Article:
We also awarded a special prize of £5,000 to Professor Marianne Elliott for her achievement in advancing the understanding of Irish history in Britain.
The winner was announced at a reception at the Titanic Centre, Belfast, on the evening of 11 April 2018. The Judges are available for interview. Please contact Mathilde Rimbert, email: firstname.lastname@example.org.
Speaking for the judges, Professor Roy Foster said:
“This year’s list, which covered three years, was extremely strong and varied: it included a cultural study of the border, never more relevant than today; an intensely vivid child’s-eye memoir of Bloody Sunday; a strikingly original study of the Ulster Protestant dramatic imagination; a thoughtful insider’s view of the Sunningdale Agreement, prophetic in several ways; an enlightening analysis of the BBC’s part in covering the Irish Troubles; and a substantial and moving collection of poems by a gifted poet who has stayed the pace. But our choice of Fergal Keane’s powerful book Wounds was unanimous. Fergal Keane is a legendary journalist who is also a first-rate historian and a marvellous writer. Using these gifts he has explored the complexities of personal and political relationships in a North Kerry townland at a time of revolution, with an insider’s knowledge and the incisive analysis of an impartial outsider. As the Irish proverb he quotes in his last paragraph says, there are two versions of every story and twelve versions of every song; in giving us both versions he has produced a classic and moving history, which epitomizes the values which Christopher and Jane Ewart-Biggs stood for, and which their Prize recognizes.
The same is true of the work and achievements of Marianne Elliott. She has written a number of path-breaking histories, dealing with the eighteenth-century Irish republican tradition, the history of the Catholics of Ulster, a study of religious animosities in Irish history, and most recently a history of an experimental housing estate in Belfast that is also a personal memoir. There is also her great achievement in building up the Institute of Irish Studies in Liverpool into a beacon of Irish academic achievement in Britain, and her tireless work on the Opsahl Commission and other initiatives devoted to bettering life in Northern Ireland. Her achievements as a public intellectual could not be more relevant to the tradition of work commemorated by this Prize, and we are delighted to recognize them.”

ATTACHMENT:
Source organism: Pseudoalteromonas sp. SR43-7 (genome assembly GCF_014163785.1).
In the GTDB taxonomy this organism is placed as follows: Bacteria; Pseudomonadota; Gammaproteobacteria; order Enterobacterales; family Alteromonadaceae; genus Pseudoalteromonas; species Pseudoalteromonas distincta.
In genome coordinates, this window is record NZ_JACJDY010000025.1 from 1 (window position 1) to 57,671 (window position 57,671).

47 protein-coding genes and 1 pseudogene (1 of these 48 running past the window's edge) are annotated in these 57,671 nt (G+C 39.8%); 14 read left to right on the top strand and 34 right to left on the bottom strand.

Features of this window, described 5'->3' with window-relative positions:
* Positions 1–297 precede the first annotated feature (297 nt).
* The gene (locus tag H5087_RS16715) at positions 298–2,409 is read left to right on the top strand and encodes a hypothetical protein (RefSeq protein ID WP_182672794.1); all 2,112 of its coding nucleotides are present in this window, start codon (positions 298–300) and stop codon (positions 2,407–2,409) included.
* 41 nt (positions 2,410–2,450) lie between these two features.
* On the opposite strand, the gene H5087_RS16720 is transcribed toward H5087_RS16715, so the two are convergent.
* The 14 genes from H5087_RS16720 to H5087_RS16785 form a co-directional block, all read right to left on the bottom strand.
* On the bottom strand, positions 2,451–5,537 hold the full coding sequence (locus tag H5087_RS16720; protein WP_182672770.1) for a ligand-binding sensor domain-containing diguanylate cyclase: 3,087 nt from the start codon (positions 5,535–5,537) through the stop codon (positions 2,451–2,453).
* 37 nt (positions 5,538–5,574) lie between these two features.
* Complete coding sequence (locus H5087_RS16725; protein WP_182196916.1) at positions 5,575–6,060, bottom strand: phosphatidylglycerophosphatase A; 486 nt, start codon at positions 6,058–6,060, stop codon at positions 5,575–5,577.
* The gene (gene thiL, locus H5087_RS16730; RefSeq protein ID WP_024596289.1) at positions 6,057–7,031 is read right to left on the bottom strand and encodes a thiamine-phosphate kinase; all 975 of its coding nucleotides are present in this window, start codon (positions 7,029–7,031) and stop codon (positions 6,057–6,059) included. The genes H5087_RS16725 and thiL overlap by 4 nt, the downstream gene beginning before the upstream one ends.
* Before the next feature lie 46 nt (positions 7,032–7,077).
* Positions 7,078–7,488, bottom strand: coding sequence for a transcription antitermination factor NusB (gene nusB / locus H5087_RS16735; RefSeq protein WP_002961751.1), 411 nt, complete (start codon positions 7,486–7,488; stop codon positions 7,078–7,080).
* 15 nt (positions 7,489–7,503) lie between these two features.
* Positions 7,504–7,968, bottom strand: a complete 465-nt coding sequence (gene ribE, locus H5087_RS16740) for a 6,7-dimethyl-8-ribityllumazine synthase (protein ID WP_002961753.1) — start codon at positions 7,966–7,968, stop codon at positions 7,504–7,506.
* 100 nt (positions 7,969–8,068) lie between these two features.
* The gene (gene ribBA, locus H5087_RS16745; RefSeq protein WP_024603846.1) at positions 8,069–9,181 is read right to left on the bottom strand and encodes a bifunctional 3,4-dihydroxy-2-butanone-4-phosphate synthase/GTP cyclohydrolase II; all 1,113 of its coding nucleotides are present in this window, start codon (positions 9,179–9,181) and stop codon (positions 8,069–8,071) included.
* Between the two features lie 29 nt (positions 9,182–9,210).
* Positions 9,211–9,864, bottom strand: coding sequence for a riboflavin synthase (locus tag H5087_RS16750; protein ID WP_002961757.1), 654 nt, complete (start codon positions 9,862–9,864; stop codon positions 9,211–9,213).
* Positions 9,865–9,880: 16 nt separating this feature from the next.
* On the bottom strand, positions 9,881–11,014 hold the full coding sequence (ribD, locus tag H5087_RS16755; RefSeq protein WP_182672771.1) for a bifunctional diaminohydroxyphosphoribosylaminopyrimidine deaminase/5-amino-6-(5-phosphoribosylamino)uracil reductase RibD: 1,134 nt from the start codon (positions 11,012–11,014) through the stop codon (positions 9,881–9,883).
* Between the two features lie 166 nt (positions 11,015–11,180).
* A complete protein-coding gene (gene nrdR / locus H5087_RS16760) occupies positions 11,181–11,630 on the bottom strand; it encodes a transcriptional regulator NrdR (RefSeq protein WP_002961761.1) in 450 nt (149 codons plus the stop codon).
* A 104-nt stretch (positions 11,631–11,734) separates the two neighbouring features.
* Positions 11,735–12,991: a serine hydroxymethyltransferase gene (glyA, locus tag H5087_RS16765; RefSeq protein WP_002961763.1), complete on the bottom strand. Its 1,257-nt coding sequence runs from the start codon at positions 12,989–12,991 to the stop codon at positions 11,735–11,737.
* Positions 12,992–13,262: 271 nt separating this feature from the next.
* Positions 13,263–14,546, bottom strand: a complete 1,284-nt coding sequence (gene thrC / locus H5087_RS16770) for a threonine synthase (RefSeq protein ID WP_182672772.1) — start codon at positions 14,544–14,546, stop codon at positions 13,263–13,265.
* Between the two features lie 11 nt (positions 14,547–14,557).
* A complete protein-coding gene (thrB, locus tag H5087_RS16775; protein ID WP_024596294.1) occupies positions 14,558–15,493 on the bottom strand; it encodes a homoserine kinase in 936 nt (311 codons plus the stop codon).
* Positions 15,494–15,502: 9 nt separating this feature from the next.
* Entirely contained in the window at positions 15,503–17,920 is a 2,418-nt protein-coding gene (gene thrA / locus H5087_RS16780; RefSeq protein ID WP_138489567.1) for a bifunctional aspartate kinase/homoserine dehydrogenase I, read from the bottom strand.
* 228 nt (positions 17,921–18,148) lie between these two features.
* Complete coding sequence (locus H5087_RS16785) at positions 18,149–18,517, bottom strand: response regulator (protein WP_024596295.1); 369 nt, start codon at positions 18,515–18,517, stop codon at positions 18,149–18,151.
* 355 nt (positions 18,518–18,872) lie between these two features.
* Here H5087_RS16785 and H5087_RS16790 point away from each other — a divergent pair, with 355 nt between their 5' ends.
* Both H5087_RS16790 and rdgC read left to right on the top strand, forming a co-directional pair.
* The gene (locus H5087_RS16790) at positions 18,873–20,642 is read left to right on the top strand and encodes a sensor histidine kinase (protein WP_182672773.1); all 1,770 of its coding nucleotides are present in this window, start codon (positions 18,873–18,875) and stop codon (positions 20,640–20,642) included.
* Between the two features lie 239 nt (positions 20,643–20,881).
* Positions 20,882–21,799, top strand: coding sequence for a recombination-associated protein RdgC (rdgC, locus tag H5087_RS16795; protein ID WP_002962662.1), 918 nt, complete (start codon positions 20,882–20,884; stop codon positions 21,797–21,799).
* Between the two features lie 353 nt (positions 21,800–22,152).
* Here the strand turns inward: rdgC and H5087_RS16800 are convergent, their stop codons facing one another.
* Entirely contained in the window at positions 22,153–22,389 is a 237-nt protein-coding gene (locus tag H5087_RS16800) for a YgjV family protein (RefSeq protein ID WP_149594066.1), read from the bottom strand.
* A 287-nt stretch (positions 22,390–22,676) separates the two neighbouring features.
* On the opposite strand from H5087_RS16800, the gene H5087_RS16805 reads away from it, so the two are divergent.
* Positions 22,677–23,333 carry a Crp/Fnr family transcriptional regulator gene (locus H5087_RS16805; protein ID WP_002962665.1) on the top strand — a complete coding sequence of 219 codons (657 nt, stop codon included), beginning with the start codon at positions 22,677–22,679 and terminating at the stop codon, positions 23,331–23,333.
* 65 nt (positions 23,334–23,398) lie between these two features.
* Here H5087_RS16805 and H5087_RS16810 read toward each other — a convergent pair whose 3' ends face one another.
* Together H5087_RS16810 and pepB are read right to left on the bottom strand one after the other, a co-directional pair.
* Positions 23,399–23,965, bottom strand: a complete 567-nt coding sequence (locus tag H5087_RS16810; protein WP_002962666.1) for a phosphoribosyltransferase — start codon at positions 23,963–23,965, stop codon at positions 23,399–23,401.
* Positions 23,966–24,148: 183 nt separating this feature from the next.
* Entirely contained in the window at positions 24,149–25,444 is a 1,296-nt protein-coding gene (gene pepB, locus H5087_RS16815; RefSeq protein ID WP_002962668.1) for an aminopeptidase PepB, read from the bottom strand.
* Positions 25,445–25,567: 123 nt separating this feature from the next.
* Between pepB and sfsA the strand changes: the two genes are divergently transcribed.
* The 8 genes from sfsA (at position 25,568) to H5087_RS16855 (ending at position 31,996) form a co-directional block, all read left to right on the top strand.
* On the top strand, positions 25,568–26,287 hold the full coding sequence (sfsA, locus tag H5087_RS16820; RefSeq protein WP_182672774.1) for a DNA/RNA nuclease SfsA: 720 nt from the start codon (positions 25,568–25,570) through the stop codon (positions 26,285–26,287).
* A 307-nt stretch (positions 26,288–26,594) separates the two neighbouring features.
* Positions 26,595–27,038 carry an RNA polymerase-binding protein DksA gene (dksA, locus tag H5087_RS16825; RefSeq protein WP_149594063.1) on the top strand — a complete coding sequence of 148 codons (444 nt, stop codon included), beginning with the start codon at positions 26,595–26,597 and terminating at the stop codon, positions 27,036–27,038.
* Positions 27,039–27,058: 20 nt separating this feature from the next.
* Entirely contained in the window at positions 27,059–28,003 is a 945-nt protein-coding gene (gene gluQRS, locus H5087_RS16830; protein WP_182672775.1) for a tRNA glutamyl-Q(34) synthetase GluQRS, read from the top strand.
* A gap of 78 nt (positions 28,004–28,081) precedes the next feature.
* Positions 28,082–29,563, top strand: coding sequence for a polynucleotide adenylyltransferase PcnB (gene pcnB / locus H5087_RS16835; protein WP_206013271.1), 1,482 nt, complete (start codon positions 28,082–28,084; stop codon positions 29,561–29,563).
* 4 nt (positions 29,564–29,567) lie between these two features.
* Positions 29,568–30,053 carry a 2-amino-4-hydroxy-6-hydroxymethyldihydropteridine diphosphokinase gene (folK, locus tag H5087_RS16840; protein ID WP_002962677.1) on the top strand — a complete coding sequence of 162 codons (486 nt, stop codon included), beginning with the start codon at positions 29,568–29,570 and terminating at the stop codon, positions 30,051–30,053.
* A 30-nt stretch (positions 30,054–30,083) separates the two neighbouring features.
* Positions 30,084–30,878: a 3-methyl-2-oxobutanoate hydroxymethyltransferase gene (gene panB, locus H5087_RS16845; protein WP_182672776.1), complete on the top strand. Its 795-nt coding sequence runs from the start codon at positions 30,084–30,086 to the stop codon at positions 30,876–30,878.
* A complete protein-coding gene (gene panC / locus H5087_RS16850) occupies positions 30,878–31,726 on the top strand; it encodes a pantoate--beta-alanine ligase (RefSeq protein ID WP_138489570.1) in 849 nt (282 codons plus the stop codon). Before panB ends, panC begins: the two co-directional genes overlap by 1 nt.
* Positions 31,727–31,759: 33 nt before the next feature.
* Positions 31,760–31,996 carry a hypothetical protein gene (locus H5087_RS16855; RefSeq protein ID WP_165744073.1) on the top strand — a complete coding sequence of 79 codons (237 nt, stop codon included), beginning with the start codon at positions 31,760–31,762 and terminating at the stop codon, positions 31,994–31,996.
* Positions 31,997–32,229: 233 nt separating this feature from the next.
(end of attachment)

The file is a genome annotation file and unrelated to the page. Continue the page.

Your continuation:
In arriving at a final short-list the judges stressed that they had chosen works that embodied the objectives of the Prize, which are to promote and encourage peace and reconciliation in Ireland, a greater understanding between the peoples of Britain and Ireland, or closer co-operation between the partners of the European Community. These are the ideals which inspired Christopher Ewart-Biggs and to which his widow Jane subsequently dedicated herself.
- Noel Dorr, Sunningdale: the search for peace in Northern Ireland (Royal Irish Academy)
- Tony Doherty, This Man’s Wee Boy: a childhood memoir of peace and trouble in Derry (Mercier Press)
- Fergal Keane, Wounds: a memoir of war and love (William Collins)
- Peter Leary, Unapproved Routes: histories of the Irish Border 1922-1972 (Oxford University Press)
- Frank Ormsby, Goat’s Milk: new and selected poems (Bloodaxe)
- Connal Parr, Inventing the Myth: political passions and the Ulster Protestant imagination (Oxford University Press)
- Robert Savage, The BBC’s ‘Irish Troubles’: television, conflict and Northern Ireland (Manchester University Press)